unrest.

 

"The CIA and its lackeys" aimed at seizing control of regional governments through illegal referendums, Chávez said, "but we will defeat that plan through integration, political union and ideological strength." 

 

News of the secession movement in Bolivia has alarmed the Venezuelan authorities.  It's not difficult to see why: in western Venezuela, the right wing opposition is pushing for greater autonomy from the central government.  In response to the political crisis in Bolivia, Chávez
likened opposition efforts to win control of states near Venezuela's border with Colombia to "separatist" moves in the impoverished Andean nation to the south.  With secession rapidly turning into a worrisome political dilemma for regional governments, right wing opposition

figures are now coming to the fore.  Who are these secession leaders who wish to derail South America's Pink Tide?

 

A Texan Venezuelan

 

With the largest inland lake in Latin America, the most fertile land and 40 percent of Venezuela's oil production, the western state of Zulia and its capital Maracaibo may rightly claim to be the country's productive backbone.  Zulia has always thought of itself as the Texas of Venezuela-- a land dominated by oil, cattle and predominantly conservative politicians.  It is the country's most affluent and populous state.

 

Local residents have long taken pride in zulianidad - a state identity based loosely on Caribbean food and hospitality, a local musical genre known as gaita, and the syncretic Christian practices that dominate local religious life, chief among them worship of the "Black Christ" housed in Maracaibo's cathedral. 

 

In the twentieth century some "Zulianos" sought greater autonomy from the central government.  Historical documents in the Public Records Office of Kew Gardens in London suggest that U.S. oil companies have been embroiled in secession plots.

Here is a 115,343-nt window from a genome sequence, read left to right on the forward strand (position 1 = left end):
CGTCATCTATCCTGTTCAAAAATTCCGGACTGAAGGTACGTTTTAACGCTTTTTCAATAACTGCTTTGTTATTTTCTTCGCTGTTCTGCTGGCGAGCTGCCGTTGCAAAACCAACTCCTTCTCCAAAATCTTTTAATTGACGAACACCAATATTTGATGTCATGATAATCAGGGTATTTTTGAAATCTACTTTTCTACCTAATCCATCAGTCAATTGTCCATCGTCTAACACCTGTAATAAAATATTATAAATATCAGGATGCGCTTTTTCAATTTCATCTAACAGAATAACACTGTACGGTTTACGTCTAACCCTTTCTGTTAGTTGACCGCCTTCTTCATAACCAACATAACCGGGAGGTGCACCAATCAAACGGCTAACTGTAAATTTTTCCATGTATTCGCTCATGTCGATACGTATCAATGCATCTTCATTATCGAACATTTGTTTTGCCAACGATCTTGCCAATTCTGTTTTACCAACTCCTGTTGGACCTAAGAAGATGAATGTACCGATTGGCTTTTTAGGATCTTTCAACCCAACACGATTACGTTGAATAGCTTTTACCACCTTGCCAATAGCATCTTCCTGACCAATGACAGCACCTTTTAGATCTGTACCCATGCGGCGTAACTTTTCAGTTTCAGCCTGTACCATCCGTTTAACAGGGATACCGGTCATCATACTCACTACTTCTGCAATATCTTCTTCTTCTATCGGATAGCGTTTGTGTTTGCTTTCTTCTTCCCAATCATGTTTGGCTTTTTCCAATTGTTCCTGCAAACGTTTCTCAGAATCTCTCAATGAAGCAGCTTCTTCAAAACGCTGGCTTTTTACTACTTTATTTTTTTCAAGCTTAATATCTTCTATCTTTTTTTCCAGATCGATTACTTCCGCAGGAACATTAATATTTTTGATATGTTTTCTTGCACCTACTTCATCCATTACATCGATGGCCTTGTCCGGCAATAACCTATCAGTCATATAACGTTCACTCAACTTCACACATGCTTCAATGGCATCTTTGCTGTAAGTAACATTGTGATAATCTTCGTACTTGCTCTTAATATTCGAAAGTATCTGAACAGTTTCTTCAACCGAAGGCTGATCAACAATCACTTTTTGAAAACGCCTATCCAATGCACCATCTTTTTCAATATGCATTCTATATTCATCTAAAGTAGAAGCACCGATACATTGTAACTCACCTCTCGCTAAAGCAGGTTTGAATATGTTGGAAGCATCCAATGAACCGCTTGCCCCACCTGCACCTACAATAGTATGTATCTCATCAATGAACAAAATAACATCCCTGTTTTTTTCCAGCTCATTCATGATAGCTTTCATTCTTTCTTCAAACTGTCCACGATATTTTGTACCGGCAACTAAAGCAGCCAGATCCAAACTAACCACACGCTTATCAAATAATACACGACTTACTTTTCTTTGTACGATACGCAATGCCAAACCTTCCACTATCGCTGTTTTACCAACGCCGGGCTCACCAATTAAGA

Currently, the most high profile politician pushing for greater Zulia autonomy is Manuel Rosales.  Born in 1952, Rosales began his political career in the 1970s as a local member of the city council in the town of Santa Barbara del Zulia.  A teacher, Rosales rose through the ranks of Acción Democrática, one of the two corrupt parties that dominated Venezuelan political life in the twentieth century. 

 

Rosales went on to be elected mayor of Maracaibo and formed his own party, A New Time.  An implacable foe of Hugo Chávez, Rosales went on to be elected Zulia governor in 2000.  Even as Chávez and his followers racked up one electoral victory after the next, Rosales defied
conventional political wisdom by winning reelection in 2004. 

 

"I Made a Mistake in Good Faith"

 

A politician who defines himself as a believer in freedom and social justice, Rosales nevertheless supported the U.S.-supported 2002 coup against Chávez.  Rosales was a signatory to the infamous "Carmona Decree" dissolving Venezuela's democratic institutions.  He later claimed, unconvincingly, that he had made a mistake "in good faith." 


At the time he signed the decree, Rosales argued, it appeared as if Chávez had voluntarily resigned from the presidency amidst urban confusion and gun battles erupting in the streets of Caracas.

 

In December, 2006 Rosales ran against Chávez in the presidential election.  Though he received support from the middle class opposition he went down to bitter defeat, losing by some 25 percentage points.  The campaign unfolded amidst a climate of intrigue, as Chávez accused Rosales and the U.S. of promoting Zulia's political independence and having ties with Rumbo Propio (or "Own Way"), a group which supported Zulia separatism.  Néstor Suárez, an anti-Chávez figure who opposed the government's social programs in favor of "liberal economics," led the right wing organization.